Despite these numerous challenges, the Church Committee investigated and identified a wide range of intelligence abuses by federal agencies, including the CIA, FBI, Internal Revenue Service, and National Security Agency. In the course of their work, investigators identified programs that had never before been known to the American public, including NSA’s Projects SHAMROCK and MINARET, programs which monitored wire communications to and from the United States and shared some of that data with other intelligence agencies. Committee staff researched the FBI’s long-running program of “covert action designed to disrupt and discredit the activities of groups and individuals deemed a threat to the social order,” known as COINTELPRO. The FBI included among the program’s many targets organizations such as the Southern Christian Leadership Conference, the anti-Vietnam War movement, and individuals such as Martin Luther King, Jr., as well as local, state, and federal elected officials.
After holding 126 full committee meetings, 40 subcommittee hearings, interviewing some 800 witnesses in public and closed sessions, and combing through 110,000 documents, the committee published its final report on April 29, 1976. Investigators determined that, beginning with President Franklin Roosevelt’s administration and continuing through the early 1970s, “intelligence excesses, at home and abroad,” were not the “product of any single party, administration, or man,” but had developed as America rose to a become a superpower during a global Cold War.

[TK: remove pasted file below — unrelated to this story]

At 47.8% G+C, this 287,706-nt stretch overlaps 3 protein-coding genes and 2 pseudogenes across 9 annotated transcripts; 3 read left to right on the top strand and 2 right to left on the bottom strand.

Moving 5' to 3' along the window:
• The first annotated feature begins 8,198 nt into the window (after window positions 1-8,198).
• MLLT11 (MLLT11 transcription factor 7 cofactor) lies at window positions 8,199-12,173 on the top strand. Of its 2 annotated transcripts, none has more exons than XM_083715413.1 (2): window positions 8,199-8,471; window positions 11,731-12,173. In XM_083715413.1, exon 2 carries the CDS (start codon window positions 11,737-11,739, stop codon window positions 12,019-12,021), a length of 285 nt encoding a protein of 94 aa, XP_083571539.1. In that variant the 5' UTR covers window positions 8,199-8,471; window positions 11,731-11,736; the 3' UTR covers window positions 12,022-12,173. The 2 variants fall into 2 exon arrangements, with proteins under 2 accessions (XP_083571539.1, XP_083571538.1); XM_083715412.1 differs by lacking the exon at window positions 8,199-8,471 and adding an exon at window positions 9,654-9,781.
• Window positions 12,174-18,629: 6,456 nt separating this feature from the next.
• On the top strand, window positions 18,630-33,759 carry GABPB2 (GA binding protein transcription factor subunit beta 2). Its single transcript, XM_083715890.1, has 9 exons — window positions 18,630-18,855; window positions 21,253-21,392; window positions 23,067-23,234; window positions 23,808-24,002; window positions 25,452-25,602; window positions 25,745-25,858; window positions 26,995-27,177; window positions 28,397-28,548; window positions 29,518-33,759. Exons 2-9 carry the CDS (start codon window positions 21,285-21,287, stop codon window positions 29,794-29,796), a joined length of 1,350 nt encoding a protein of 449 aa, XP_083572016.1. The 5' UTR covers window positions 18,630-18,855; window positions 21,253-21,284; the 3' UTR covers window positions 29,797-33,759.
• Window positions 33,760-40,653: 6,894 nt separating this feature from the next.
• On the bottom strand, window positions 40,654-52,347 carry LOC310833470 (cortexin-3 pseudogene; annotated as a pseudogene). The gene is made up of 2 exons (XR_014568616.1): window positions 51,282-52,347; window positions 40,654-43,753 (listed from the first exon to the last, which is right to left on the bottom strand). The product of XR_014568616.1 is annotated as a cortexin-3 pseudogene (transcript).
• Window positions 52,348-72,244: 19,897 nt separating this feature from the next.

“Intelligence agencies have undermined the constitutional rights of citizens,” the final report concluded, “primarily because checks and balances designed by the framers of the Constitution to assure accountability have not been applied.” In a separate appended view, Senator Tower acknowledged “intelligence excesses” and the “need for expanded legislative, executive, and judicial involvement in intelligence policy and practices.” He cautioned, however, that Congress should not “unnecessarily” restrain the president from exercising discretion in the realm of national security.
The final report included 96 recommendations, legislative and regulatory, designed “to place intelligence activities within the constitutional scheme for controlling government power.” The committee observed that “there is no inherent constitutional authority for the President or any intelligence agency to violate the law,” and recommended strengthening oversight of intelligence activities. The Church Committee’s thoughtful and careful investigative work, which earned it the respect of many members of the Senate, ultimately led to reform efforts throughout the intelligence community.
Congress approved legislation to provide for greater checks and balances of the intelligence community. In 1976 the Senate approved Senate Resolution 400, establishing the Senate Select Committee on Intelligence, to provide “vigilant legislative oversight over the intelligence activities of the United States to assure that such activities are in conformity with the Constitution and laws of the United States.” In 1978 Congress approved and President Jimmy Carter signed into law the Foreign Intelligence Surveillance Act (FISA), requiring the executive branch to request warrants for wiretapping and surveillance purposes from a newly formed FISA Court.
Some agencies pursued internal reform, in part because the Church Committee’s inquiry revealed the extent to which agencies had encouraged, or permitted abuses, by individuals. One example includes new guidelines established by Attorney General Edward Levi. The executive branch issued Executive Order 12036 in 1978, which provided new guidelines related to intelligence activities (revoked in 1981).
Today, the Church Committee reports and hearings are frequently used by scholars who continue to examine U.S. intelligence activities during the Cold War era.